Public Safety Networks

Public safety networks are critical infrastructures for first responders to exchange timely and accurate information in emergency situations. By tradition, in the U.S. every police department, fire department, and emergency medical service can make its own decisions, and in most cases, this policy extends to the provision of public safety network assets. Without effective coordination mechanisms, any infrastructure designed by many thousands of independent decision-makers is prone to producing a tangle of noninteroperable systems.

In Liu et al. (2017), we analyze trade-offs in the organization of public safety networks when network assets are distributed across districts and a district values network assets in its own and other districts. Comparing centralized, decentralized, and mixed organization forms, we capture two critical properties: interoperability among distributed technology-based network assets and the ability of districts to opt-in or opt-out of the centralized form. We model the provision of public safety networks, where network assets are chosen by each district or by a federal government, where these assets have a positive cross-district spillover that depends on interoperability, where investments in effort can be made to improve interoperability, and where districts can opt-in or opt-out of centralized provision. With the adoption of centralized, decentralized, or mixed provision as a result of districts’ opt-in or opt-out choices, we identify conditions that determine when the districts deviate from the social optimum and thus regulatory intervention is beneficial to incent the socially optimal organization form. We show how the socially optimal organization form can be achieved through policy instruments such as a sharing rule for the cost of interoperability effort and direct government grants.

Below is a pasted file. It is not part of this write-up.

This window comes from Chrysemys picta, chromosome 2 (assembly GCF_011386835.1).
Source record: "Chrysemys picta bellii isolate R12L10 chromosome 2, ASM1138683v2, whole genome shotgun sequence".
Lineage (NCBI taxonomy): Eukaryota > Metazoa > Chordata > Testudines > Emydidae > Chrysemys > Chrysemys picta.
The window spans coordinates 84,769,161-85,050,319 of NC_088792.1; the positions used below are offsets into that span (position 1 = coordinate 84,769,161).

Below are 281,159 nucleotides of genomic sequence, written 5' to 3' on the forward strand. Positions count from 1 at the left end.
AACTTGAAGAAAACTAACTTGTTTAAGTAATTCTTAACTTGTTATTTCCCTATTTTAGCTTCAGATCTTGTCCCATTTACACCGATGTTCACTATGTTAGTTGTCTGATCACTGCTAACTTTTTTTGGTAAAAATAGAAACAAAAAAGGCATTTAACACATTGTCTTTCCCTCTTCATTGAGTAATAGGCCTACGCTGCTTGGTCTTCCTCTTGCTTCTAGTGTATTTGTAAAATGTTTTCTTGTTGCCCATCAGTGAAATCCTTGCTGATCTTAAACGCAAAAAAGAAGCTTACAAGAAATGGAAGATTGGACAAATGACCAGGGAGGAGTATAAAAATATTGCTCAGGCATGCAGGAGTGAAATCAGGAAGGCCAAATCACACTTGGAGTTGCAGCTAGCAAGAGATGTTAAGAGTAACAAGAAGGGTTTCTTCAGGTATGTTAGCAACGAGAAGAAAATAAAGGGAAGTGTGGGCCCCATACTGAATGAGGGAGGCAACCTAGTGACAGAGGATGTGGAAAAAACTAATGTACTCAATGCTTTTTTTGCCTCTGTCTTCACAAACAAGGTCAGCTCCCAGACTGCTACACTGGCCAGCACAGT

Yipeng Liu, Hong Guo, and Barrie R. Nault. 2017. “Organization of public safety networks: Spillovers, interoperability, and participation,” Production and Operations Management, Volume 26, Issue 4, pp. 704-723.